April 30, 2017

Age-Appropriate Chores Preschoolers Can Do

chores preschoolersGiving your child chores from a young age helps her learn responsibility and avoid a false sense of entitlement, all while allowing her to be an active part of the household. Even toddlers can get in on the action, establishing a routine of helping out around the house with a list of responsibilities that can increase as he gets older. Adopting a new policy of assigning chores to older kids isn’t always easy, but you can avoid those struggles by making household chores a part of your little one’s life from an early age with these age-appropriate tasks.

Helping to Make His Bed

A toddler won’t be able to make his bed to military perfection, but he can help pull up the covers and smooth them out to the best of his abilities. As he gets older and more capable, you can gradually give him more ownership over the task. When he’s still young, making the bed together gives you a chance to teach and help him perfect new skills.

Putting Toys Away

Arranging your child’s room so that toy boxes are accessible and bins are easily reached makes it possible for him to clean up after himself when playtime is over. Helping a toddler take ownership of his own belongings and clean up messes he makes lets him know that he’s responsible for keeping his things nice, and that it’s not up to other people to cater to his every whim. While it may seem a bit harsh to send a little one such a strong message, it’s one of the more effective ways of helping him avoid the sense of entitlement that comes with the idea that everyone else in his life owes him something.

Taking Dirty Clothes to a Laundry Basket

Switching out a tall laundry hamper for a lower, more accessible basket makes it easier for your child to deposit his own dirty clothes inside after he removes them. When the time comes to do laundry, working together to sort each load not only gives him a task that benefits the household as a whole, but also gives the two of you a chance to work on color identification, matching and other developmental skills.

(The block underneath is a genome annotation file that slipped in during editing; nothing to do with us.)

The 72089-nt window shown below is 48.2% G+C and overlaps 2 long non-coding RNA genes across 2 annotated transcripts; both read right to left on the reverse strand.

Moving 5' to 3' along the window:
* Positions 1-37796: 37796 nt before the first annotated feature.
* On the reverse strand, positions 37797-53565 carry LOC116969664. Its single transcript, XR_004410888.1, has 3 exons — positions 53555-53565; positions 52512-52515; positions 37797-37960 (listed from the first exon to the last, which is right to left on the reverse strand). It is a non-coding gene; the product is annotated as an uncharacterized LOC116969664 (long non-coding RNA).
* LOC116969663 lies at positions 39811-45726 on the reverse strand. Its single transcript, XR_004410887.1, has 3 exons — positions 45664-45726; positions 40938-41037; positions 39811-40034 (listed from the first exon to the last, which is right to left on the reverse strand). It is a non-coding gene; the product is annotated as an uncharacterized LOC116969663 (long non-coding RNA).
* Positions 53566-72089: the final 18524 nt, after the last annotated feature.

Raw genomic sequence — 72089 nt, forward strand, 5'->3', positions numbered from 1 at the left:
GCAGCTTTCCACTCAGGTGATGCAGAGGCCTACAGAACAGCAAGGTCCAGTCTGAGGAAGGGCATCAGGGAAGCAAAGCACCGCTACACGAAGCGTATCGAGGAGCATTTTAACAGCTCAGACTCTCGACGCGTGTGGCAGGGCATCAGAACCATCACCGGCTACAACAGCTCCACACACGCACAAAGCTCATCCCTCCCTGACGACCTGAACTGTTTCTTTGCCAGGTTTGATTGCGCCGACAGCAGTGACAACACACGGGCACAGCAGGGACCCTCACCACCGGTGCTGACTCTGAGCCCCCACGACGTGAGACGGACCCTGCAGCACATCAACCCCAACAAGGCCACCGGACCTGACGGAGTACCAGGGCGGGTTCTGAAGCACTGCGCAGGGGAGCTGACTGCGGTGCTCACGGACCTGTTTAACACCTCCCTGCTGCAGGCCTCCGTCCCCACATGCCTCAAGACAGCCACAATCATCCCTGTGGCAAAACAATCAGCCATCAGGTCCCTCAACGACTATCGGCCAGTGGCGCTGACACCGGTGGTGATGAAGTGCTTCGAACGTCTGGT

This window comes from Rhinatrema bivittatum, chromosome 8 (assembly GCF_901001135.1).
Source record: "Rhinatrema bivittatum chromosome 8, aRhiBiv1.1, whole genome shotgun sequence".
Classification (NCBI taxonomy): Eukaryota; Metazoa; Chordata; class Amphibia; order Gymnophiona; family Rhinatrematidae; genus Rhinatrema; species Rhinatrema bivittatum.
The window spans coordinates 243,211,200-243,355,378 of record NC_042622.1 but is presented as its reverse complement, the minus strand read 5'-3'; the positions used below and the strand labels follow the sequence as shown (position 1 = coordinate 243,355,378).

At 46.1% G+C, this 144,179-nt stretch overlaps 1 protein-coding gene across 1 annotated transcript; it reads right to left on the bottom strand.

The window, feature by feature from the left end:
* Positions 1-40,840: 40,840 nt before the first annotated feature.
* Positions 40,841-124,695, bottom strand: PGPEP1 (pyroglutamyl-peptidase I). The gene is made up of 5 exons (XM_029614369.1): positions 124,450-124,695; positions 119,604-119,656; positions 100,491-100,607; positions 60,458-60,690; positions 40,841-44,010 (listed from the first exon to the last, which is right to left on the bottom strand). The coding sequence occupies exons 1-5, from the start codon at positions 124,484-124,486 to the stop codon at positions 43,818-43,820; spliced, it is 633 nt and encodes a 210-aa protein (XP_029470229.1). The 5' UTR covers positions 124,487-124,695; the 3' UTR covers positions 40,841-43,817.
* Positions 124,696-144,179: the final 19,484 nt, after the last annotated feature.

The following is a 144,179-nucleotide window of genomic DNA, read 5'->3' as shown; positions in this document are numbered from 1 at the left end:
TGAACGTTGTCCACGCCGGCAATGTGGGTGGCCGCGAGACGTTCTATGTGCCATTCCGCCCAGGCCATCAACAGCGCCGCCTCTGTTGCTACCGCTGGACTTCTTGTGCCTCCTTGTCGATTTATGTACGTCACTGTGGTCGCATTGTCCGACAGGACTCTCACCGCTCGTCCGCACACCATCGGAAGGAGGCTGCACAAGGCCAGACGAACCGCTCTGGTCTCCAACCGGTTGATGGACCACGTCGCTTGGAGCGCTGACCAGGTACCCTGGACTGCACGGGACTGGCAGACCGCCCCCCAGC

Putting Away Some of His Laundry

Obviously, your toddler won’t be able to hang his clothes in the closet on a rod that’s far above his head, but he can place his own items in drawers and bins with your direction. After you’ve worked on learning where things go and how to properly place them, he’ll be able to handle the task without such close supervision and assistance.

Dusting

Putting a pair of socks on your toddler’s hands and sending him off to dust surfaces that are lower to the ground is another chore that benefits the household as a whole, and also helps to instill an appreciation for cleanliness. Make a game of collecting as much dust as possible on the socks if you have more than one young child to get everyone in on the action.

Helping to Clean Up Spills

Spills, splashes, puddles and smears are par for the course when you have a toddler in the house, which is why it’s so important for them to learn how to help with cleanup. Watching you wearily mop up every spill sends your child the message that it’s your job to clean up messes he makes and that he’s not expected to help out when he has an accident.

Basic Pet Care

Pets are great additions to the family, and can help your child understand the responsibility that comes with being in charge of another living creature. You will want to make sure that your child is fully supervised during pet care chores, though. It’s easy for a toddler to think that a little bit of fish food is good, so the whole bottle must be better. Rather than letting him overfeed the fish and learning an early lesson about the cycle of life, make sure that you keep your eyes peeled and offer assistance when he needs it.

This post is used with permission from Hire a Nanny.

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